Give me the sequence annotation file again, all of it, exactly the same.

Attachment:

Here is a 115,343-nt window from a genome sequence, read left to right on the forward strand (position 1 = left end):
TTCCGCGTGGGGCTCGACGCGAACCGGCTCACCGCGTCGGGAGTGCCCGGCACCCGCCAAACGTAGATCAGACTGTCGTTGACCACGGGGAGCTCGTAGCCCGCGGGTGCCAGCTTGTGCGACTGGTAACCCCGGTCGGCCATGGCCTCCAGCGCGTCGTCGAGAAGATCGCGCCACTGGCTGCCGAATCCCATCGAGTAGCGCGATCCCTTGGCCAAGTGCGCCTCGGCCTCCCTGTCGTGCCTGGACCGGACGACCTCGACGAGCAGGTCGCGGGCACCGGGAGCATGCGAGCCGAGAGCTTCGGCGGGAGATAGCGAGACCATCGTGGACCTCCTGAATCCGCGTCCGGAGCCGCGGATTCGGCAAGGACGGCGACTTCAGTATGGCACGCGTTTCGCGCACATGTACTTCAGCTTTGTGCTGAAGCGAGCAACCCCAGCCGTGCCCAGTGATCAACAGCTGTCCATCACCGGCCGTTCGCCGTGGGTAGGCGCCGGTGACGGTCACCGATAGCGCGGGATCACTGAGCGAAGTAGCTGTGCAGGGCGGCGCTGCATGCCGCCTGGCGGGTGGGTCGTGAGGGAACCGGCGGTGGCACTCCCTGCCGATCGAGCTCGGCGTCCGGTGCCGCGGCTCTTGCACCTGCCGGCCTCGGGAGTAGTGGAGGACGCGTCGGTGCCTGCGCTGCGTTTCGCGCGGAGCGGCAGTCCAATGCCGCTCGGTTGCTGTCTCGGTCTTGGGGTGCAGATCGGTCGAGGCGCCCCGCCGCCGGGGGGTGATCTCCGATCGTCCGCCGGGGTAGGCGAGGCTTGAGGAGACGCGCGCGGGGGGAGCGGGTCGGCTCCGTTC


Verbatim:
Here is a 115,343-nt window from a genome sequence, read left to right on the forward strand (position 1 = left end):
TTCCGCGTGGGGCTCGACGCGAACCGGCTCACCGCGTCGGGAGTGCCCGGCACCCGCCAAACGTAGATCAGACTGTCGTTGACCACGGGGAGCTCGTAGCCCGCGGGTGCCAGCTTGTGCGACTGGTAACCCCGGTCGGCCATGGCCTCCAGCGCGTCGTCGAGAAGATCGCGCCACTGGCTGCCGAATCCCATCGAGTAGCGCGATCCCTTGGCCAAGTGCGCCTCGGCCTCCCTGTCGTGCCTGGACCGGACGACCTCGACGAGCAGGTCGCGGGCACCGGGAGCATGCGAGCCGAGAGCTTCGGCGGGAGATAGCGAGACCATCGTGGACCTCCTGAATCCGCGTCCGGAGCCGCGGATTCGGCAAGGACGGCGACTTCAGTATGGCACGCGTTTCGCGCACATGTACTTCAGCTTTGTGCTGAAGCGAGCAACCCCAGCCGTGCCCAGTGATCAACAGCTGTCCATCACCGGCCGTTCGCCGTGGGTAGGCGCCGGTGACGGTCACCGATAGCGCGGGATCACTGAGCGAAGTAGCTGTGCAGGGCGGCGCTGCATGCCGCCTGGCGGGTGGGTCGTGAGGGAACCGGCGGTGGCACTCCCTGCCGATCGAGCTCGGCGTCCGGTGCCGCGGCTCTTGCACCTGCCGGCCTCGGGAGTAGTGGAGGACGCGTCGGTGCCTGCGCTGCGTTTCGCGCGGAGCGGCAGTCCAATGCCGCTCGGTTGCTGTCTCGGTCTTGGGGTGCAGATCGGTCGAGGCGCCCCGCCGCCGGGGGGTGATCTCCGATCGTCCGCCGGGGTAGGCGAGGCTTGAGGAGACGCGCGCGGGGGGAGCGGGTCGGCTCCGTTC